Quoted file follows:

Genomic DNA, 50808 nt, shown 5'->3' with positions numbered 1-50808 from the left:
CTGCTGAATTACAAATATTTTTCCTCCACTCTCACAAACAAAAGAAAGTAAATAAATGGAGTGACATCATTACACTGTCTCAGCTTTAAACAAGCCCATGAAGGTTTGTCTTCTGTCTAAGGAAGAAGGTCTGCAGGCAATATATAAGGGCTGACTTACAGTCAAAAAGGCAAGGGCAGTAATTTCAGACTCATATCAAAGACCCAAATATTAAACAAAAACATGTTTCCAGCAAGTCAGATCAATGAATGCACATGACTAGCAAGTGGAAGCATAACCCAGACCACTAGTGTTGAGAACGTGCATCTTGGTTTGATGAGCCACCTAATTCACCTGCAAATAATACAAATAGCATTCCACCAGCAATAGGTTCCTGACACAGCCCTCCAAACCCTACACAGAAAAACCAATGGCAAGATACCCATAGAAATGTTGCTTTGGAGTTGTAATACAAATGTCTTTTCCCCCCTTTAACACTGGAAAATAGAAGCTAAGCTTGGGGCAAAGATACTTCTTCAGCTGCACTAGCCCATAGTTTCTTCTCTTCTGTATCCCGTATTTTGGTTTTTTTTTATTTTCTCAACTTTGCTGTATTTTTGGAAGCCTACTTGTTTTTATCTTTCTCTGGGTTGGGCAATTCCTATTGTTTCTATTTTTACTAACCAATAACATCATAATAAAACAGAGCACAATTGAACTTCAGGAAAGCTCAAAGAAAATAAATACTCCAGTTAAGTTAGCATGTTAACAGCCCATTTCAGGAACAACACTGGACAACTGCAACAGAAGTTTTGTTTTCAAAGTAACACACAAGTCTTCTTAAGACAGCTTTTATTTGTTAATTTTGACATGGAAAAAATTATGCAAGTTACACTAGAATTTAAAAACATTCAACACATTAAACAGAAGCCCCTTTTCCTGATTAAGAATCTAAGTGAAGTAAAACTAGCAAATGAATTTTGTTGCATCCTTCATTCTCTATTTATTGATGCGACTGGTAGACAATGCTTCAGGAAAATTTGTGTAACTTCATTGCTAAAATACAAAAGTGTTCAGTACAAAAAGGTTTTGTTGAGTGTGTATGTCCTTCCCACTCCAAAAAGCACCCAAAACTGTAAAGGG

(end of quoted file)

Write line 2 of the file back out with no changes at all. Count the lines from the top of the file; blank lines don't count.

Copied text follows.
CTGCTGAATTACAAATATTTTTCCTCCACTCTCACAAACAAAAGAAAGTAAATAAATGGAGTGACATCATTACACTGTCTCAGCTTTAAACAAGCCCATGAAGGTTTGTCTTCTGTCTAAGGAAGAAGGTCTGCAGGCAATATATAAGGGCTGACTTACAGTCAAAAAGGCAAGGGCAGTAATTTCAGACTCATATCAAAGACCCAAATATTAAACAAAAACATGTTTCCAGCAAGTCAGATCAATGAATGCACATGACTAGCAAGTGGAAGCATAACCCAGACCACTAGTGTTGAGAACGTGCATCTTGGTTTGATGAGCCACCTAATTCACCTGCAAATAATACAAATAGCATTCCACCAGCAATAGGTTCCTGACACAGCCCTCCAAACCCTACACAGAAAAACCAATGGCAAGATACCCATAGAAATGTTGCTTTGGAGTTGTAATACAAATGTCTTTTCCCCCCTTTAACACTGGAAAATAGAAGCTAAGCTTGGGGCAAAGATACTTCTTCAGCTGCACTAGCCCATAGTTTCTTCTCTTCTGTATCCCGTATTTTGGTTTTTTTTTATTTTCTCAACTTTGCTGTATTTTTGGAAGCCTACTTGTTTTTATCTTTCTCTGGGTTGGGCAATTCCTATTGTTTCTATTTTTACTAACCAATAACATCATAATAAAACAGAGCACAATTGAACTTCAGGAAAGCTCAAAGAAAATAAATACTCCAGTTAAGTTAGCATGTTAACAGCCCATTTCAGGAACAACACTGGACAACTGCAACAGAAGTTTTGTTTTCAAAGTAACACACAAGTCTTCTTAAGACAGCTTTTATTTGTTAATTTTGACATGGAAAAAATTATGCAAGTTACACTAGAATTTAAAAACATTCAACACATTAAACAGAAGCCCCTTTTCCTGATTAAGAATCTAAGTGAAGTAAAACTAGCAAATGAATTTTGTTGCATCCTTCATTCTCTATTTATTGATGCGACTGGTAGACAATGCTTCAGGAAAATTTGTGTAACTTCATTGCTAAAATACAAAAGTGTTCAGTACAAAAAGGTTTTGTTGAGTGTGTATGTCCTTCCCACTCCAAAAAGCACCCAAAACTGTAAAGGG